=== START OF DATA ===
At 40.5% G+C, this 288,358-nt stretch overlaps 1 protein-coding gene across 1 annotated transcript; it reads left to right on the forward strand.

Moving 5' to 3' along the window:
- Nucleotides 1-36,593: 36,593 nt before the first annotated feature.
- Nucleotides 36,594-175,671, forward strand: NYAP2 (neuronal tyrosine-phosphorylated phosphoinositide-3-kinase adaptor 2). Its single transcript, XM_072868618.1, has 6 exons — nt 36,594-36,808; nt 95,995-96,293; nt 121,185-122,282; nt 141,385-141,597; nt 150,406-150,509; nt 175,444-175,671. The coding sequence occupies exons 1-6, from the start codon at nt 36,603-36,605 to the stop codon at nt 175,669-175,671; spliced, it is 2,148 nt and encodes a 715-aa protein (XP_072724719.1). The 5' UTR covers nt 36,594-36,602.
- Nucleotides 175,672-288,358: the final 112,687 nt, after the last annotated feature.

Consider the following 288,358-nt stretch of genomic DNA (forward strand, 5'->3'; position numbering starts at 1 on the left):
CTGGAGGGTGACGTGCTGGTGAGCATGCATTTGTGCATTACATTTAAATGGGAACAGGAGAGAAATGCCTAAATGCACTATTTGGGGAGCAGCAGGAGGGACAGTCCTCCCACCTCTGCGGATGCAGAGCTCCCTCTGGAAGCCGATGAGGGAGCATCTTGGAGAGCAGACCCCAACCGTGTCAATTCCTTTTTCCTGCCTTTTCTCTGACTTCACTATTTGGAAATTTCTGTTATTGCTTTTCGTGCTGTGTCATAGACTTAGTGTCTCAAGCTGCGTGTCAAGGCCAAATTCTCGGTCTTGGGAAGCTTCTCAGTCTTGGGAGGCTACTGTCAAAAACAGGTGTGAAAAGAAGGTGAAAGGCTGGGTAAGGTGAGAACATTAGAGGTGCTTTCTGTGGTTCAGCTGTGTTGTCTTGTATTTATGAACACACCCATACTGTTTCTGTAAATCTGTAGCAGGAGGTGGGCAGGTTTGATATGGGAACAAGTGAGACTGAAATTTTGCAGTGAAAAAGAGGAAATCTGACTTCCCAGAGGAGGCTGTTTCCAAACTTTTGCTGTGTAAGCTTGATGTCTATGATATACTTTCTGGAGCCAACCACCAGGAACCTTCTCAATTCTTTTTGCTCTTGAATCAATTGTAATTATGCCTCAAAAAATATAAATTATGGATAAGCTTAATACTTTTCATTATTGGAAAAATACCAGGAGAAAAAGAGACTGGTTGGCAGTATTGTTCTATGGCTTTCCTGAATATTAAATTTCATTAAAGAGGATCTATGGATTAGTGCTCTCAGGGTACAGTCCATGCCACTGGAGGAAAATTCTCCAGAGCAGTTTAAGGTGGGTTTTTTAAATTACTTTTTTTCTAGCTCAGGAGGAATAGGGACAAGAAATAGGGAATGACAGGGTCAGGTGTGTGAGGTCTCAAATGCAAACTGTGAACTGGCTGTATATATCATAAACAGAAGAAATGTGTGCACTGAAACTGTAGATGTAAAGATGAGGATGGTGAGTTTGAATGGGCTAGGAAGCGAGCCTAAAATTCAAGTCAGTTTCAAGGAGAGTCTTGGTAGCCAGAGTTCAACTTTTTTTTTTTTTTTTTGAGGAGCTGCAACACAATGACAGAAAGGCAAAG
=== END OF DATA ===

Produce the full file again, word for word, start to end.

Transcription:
At 40.5% G+C, this 288,358-nt stretch overlaps 1 protein-coding gene across 1 annotated transcript; it reads left to right on the forward strand.

Moving 5' to 3' along the window:
- Nucleotides 1-36,593: 36,593 nt before the first annotated feature.
- Nucleotides 36,594-175,671, forward strand: NYAP2 (neuronal tyrosine-phosphorylated phosphoinositide-3-kinase adaptor 2). Its single transcript, XM_072868618.1, has 6 exons — nt 36,594-36,808; nt 95,995-96,293; nt 121,185-122,282; nt 141,385-141,597; nt 150,406-150,509; nt 175,444-175,671. The coding sequence occupies exons 1-6, from the start codon at nt 36,603-36,605 to the stop codon at nt 175,669-175,671; spliced, it is 2,148 nt and encodes a 715-aa protein (XP_072724719.1). The 5' UTR covers nt 36,594-36,602.
- Nucleotides 175,672-288,358: the final 112,687 nt, after the last annotated feature.

Consider the following 288,358-nt stretch of genomic DNA (forward strand, 5'->3'; position numbering starts at 1 on the left):
CTGGAGGGTGACGTGCTGGTGAGCATGCATTTGTGCATTACATTTAAATGGGAACAGGAGAGAAATGCCTAAATGCACTATTTGGGGAGCAGCAGGAGGGACAGTCCTCCCACCTCTGCGGATGCAGAGCTCCCTCTGGAAGCCGATGAGGGAGCATCTTGGAGAGCAGACCCCAACCGTGTCAATTCCTTTTTCCTGCCTTTTCTCTGACTTCACTATTTGGAAATTTCTGTTATTGCTTTTCGTGCTGTGTCATAGACTTAGTGTCTCAAGCTGCGTGTCAAGGCCAAATTCTCGGTCTTGGGAAGCTTCTCAGTCTTGGGAGGCTACTGTCAAAAACAGGTGTGAAAAGAAGGTGAAAGGCTGGGTAAGGTGAGAACATTAGAGGTGCTTTCTGTGGTTCAGCTGTGTTGTCTTGTATTTATGAACACACCCATACTGTTTCTGTAAATCTGTAGCAGGAGGTGGGCAGGTTTGATATGGGAACAAGTGAGACTGAAATTTTGCAGTGAAAAAGAGGAAATCTGACTTCCCAGAGGAGGCTGTTTCCAAACTTTTGCTGTGTAAGCTTGATGTCTATGATATACTTTCTGGAGCCAACCACCAGGAACCTTCTCAATTCTTTTTGCTCTTGAATCAATTGTAATTATGCCTCAAAAAATATAAATTATGGATAAGCTTAATACTTTTCATTATTGGAAAAATACCAGGAGAAAAAGAGACTGGTTGGCAGTATTGTTCTATGGCTTTCCTGAATATTAAATTTCATTAAAGAGGATCTATGGATTAGTGCTCTCAGGGTACAGTCCATGCCACTGGAGGAAAATTCTCCAGAGCAGTTTAAGGTGGGTTTTTTAAATTACTTTTTTTCTAGCTCAGGAGGAATAGGGACAAGAAATAGGGAATGACAGGGTCAGGTGTGTGAGGTCTCAAATGCAAACTGTGAACTGGCTGTATATATCATAAACAGAAGAAATGTGTGCACTGAAACTGTAGATGTAAAGATGAGGATGGTGAGTTTGAATGGGCTAGGAAGCGAGCCTAAAATTCAAGTCAGTTTCAAGGAGAGTCTTGGTAGCCAGAGTTCAACTTTTTTTTTTTTTTTTTGAGGAGCTGCAACACAATGACAGAAAGGCAAAG